It was the first day in a long time when the sunlight didn't wake me. Most mornings, our bedroom lightens shade by rosy shade, as dawn's fingers steal around the corners of the curtains. I'll doze through familiar noises as they come into focus: birds chirping from their twiggy nest in our gutter, the clunk of the old red teapot as one of my roommates heaves it, full of water, onto one of the burners.
Instead, Merrick woke me. I recognized all of his words individually, like you might pick faces out of a crowd, but I couldn't understand the sum of their parts. How many shots were fired? Where are they now? What he said went something like this: the bombers stole a car and are somewhere in the city, and we're all supposed to stay at home today and I just remember asking back, what? what? Shaking the fuzz out of my ears as if sleep were the reason I couldn't understand, but no, it was just incomprehensible.
We usually think of anniversaries as reason to celebrate, but sometimes, like this Marathon season in Boston, they open old wounds. One year ago this week, an entire city sequestered itself so that our modern-day knights could catch two dragons. It was impossible now to ignore the confusion and heartbreak that had sharpened every day since the Marathon, the way I ignored the tightness in my chest, the way my breathing came fast and shallow, when I walked down Beacon Street past the flowers and running shoes and stuffed teddy bears left there in memoriam.
In my mind, the day of the capture is much clearer than the day of the bombing. It was sunny and clear, warm enough to go outside without a jacket, but we didn't go outside. The furthest we got was our front porch, where we listened to the sirens and stared uncertainly at our neighbors, who were all standing on their porches staring back. Sometime in the evening, the radio announced that they had found him, hiding in a beached boat, a mile or so from my apartment. With that news, hunger came all in a rush. We had scoured the apartment from top to bottom that day, I think so we could feel like we were doing something, and we had digested a lot of news, but very little food.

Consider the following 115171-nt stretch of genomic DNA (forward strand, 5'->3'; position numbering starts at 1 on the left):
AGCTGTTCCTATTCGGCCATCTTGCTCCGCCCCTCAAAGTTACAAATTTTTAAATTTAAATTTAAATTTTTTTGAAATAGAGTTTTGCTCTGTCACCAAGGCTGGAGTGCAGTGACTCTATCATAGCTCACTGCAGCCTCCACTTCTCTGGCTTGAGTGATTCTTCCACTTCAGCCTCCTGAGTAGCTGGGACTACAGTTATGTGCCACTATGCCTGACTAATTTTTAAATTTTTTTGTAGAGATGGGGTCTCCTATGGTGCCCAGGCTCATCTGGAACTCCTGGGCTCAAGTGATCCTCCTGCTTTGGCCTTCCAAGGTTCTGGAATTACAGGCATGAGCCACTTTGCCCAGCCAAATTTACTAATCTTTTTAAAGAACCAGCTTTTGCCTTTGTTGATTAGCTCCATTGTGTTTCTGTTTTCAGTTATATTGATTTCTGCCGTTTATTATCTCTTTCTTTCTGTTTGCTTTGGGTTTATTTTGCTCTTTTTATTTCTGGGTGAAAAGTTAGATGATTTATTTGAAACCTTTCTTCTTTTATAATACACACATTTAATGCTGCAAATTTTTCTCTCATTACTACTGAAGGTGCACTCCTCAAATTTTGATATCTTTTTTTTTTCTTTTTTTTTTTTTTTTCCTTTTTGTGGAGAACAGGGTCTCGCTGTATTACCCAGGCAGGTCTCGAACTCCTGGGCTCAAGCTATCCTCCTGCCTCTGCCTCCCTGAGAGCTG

A week or so afterward, The Boston Globe ran an article about what people had cooked during the shelter-in-place restrictions. (The Globe's Food Editor had baked pastries and offered one to the sniper stationed on her front porch; he thanked her, but declined.) As you can imagine, people were craving comfort food, nourishment for body and soul, soups and roasts full of solace. Comfort food is different for everyone. Maybe it's what you ate when you were a kid, with a cache of happy memories that flood back at the first bite. Maybe it's salty or starchy or sweet in the best way, all gleeful self-indulgence.
Or, maybe it's whatever protects your bounding heart, and keeps you feeling safe.
This dish may not look like much, and that's because it's not. My comfort foods are usually rich and starchy (and, if it's been an extra hard day, cheesy), but we didn't have much in the house. This is just the sum of a few things we had kicking around, and we ate it with rosemary foccacia, and it was comfort food, somehow, the kind that protects the heart.
Zucchini and Chickpeas with Boursin
Serves 4, modestly
You could try substituting the Boursin with good quality goat cheese, if you like. In that case, I'd suggest adding another clove or two of garlic, and a handful of your favorite fresh herbs, chopped fine. Whatever herbs you add, don't skip the basil at the end; it adds flavor and freshness to the dish.
1 tablespoon olive oil
5 cups zucchini (from about 5 medium zucchini), diced into 3/4-inch pieces
3 cloves garlic, minced
1/4 teaspoon freshly ground black pepper
1 15-ounce can chickpeas, drained and rinsed
1/2 wheel of Boursin
1 tablespoon lemon juice
2 tablespoons chopped fresh basil
Flaky sea salt, for serving (optional)
1. Heat the oil in a large skillet over medium-high heat until shimmering. Add the zucchini and cook until soft and golden at the edges, about 8 minutes. Avoid stirring the zucchini more than a couple of times to ensure that the pieces brown.
2. Add the garlic and black pepper and cook, stirring, for 30 seconds. Add the chickpeas and Boursin and stir gently to combine. Turn the heat to medium-low and let cook for a minute to warm through.
3. Stir in the lemon juice. Transfer to plates and sprinkle with the basil and sea salt, if using.